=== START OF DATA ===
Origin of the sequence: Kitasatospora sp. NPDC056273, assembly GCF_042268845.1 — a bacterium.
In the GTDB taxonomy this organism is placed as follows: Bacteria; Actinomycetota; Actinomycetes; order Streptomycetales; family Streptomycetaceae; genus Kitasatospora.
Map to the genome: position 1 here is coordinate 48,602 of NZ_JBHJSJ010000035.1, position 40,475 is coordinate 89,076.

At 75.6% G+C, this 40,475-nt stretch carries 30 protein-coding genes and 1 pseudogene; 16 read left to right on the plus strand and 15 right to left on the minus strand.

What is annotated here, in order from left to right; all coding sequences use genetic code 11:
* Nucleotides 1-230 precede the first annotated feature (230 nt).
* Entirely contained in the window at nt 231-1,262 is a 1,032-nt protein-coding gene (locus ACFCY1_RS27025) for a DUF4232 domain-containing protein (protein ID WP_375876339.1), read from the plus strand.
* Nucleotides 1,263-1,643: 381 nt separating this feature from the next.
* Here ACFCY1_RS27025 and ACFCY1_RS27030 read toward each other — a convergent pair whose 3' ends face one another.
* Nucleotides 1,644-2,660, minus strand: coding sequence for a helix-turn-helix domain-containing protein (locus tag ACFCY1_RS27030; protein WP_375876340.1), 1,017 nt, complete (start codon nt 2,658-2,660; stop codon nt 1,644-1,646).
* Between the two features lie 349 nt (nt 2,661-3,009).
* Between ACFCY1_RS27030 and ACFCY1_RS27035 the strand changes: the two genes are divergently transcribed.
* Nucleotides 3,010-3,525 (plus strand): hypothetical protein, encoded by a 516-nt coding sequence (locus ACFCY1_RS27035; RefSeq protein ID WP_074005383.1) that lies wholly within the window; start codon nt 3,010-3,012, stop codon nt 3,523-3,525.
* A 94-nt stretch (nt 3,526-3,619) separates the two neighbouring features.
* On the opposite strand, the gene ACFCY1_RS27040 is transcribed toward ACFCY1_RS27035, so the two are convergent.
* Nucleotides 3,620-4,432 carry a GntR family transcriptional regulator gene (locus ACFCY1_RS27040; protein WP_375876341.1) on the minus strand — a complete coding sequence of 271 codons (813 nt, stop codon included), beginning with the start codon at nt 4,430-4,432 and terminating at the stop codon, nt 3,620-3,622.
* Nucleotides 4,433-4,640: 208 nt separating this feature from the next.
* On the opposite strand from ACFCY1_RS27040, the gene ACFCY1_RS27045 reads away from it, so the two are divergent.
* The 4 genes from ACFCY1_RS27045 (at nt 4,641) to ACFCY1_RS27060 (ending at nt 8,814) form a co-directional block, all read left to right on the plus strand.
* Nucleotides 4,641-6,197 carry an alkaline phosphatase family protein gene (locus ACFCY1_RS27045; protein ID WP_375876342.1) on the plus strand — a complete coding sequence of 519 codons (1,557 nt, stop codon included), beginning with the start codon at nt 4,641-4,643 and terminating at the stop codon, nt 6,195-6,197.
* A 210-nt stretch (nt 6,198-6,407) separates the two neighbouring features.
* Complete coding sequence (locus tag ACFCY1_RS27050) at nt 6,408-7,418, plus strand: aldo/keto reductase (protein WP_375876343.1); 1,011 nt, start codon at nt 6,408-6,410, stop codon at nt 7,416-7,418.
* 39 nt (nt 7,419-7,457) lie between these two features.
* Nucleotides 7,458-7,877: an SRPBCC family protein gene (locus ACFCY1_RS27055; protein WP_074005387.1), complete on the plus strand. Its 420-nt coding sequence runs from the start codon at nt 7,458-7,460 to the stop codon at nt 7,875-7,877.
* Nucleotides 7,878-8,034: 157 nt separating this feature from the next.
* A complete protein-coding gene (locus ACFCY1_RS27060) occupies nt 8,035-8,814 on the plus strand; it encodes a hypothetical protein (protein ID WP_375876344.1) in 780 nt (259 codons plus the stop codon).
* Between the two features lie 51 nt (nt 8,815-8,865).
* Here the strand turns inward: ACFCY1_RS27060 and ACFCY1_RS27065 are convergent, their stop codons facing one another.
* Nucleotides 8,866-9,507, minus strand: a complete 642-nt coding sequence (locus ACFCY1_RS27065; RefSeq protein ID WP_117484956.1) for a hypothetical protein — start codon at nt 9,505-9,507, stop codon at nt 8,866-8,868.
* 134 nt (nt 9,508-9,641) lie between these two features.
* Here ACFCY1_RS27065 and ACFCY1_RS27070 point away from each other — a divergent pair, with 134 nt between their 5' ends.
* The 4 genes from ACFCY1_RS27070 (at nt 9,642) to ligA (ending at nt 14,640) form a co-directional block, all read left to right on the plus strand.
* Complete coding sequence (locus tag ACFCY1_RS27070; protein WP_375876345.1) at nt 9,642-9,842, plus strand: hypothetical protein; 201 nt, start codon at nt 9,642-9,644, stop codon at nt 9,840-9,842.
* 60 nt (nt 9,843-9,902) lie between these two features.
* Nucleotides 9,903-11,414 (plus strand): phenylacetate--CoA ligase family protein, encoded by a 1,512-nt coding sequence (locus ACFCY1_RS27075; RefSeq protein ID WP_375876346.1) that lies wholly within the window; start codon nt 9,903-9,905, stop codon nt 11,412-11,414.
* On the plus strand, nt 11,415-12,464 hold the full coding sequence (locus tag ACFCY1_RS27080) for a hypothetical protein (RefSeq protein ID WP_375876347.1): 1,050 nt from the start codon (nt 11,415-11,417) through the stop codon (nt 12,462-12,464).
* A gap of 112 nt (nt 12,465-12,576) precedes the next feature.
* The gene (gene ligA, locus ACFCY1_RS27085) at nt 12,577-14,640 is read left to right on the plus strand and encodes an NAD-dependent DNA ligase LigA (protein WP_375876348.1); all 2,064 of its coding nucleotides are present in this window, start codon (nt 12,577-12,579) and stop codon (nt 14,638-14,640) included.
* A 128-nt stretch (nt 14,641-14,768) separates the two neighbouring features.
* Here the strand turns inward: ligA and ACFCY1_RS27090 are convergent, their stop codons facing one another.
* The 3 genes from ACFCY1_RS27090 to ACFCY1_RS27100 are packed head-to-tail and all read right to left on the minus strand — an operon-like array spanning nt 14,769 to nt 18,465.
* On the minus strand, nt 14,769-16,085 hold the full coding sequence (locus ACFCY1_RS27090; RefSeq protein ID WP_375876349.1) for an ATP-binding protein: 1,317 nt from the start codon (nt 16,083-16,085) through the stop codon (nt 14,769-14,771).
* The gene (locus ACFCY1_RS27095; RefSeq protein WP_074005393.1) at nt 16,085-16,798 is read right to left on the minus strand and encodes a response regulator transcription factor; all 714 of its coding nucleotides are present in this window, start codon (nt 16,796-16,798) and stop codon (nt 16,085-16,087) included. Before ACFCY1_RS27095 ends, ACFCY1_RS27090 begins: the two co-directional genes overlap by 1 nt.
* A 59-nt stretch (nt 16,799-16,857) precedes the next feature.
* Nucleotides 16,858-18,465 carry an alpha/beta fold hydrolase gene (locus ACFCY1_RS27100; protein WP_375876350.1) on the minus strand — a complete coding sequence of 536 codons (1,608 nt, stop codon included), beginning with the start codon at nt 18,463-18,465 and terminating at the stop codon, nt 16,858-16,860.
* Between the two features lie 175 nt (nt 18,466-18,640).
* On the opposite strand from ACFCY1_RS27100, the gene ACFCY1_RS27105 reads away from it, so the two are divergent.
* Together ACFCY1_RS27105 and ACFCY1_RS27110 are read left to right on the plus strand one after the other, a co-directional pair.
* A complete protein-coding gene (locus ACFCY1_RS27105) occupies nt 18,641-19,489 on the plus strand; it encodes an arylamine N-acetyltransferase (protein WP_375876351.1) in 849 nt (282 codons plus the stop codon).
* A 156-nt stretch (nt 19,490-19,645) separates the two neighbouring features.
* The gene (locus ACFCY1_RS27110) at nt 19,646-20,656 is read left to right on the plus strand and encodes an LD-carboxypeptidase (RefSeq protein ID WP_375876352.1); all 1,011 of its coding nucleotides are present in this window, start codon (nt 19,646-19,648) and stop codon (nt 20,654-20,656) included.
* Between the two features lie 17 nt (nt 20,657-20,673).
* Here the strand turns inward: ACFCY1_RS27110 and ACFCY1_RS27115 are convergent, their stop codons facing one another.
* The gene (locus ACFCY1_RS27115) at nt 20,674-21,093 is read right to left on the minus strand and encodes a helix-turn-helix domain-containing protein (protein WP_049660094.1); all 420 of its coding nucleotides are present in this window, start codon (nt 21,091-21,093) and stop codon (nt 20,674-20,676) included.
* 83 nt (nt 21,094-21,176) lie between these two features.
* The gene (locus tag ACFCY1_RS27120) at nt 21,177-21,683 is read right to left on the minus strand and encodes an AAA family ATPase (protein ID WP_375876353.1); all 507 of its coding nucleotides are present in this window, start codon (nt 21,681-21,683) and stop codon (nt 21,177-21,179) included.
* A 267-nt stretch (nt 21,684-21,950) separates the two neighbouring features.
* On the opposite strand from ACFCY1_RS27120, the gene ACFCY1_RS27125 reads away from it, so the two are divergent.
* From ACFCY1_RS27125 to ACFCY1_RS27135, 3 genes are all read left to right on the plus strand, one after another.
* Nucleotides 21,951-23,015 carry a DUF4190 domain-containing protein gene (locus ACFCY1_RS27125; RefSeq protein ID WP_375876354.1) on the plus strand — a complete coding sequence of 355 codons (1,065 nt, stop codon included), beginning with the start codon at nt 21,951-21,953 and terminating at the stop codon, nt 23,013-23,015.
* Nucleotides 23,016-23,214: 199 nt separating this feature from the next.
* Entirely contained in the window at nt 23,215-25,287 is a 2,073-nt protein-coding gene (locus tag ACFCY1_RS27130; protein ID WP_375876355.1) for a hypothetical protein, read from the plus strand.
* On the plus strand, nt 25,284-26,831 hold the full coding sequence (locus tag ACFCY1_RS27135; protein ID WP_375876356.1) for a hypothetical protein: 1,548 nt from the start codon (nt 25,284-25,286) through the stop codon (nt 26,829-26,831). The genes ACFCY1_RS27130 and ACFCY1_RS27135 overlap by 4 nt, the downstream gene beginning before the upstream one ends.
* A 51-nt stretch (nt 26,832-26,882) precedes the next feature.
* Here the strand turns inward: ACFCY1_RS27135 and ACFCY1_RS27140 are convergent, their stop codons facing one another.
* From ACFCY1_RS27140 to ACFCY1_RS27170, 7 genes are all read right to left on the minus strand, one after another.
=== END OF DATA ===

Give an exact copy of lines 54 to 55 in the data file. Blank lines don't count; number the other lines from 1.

* The gene (locus ACFCY1_RS27115) at nt 20,674-21,093 is read right to left on the minus strand and encodes a helix-turn-helix domain-containing protein (protein WP_049660094.1); all 420 of its coding nucleotides are present in this window, start codon (nt 21,091-21,093) and stop codon (nt 20,674-20,676) included.
* 83 nt (nt 21,094-21,176) lie between these two features.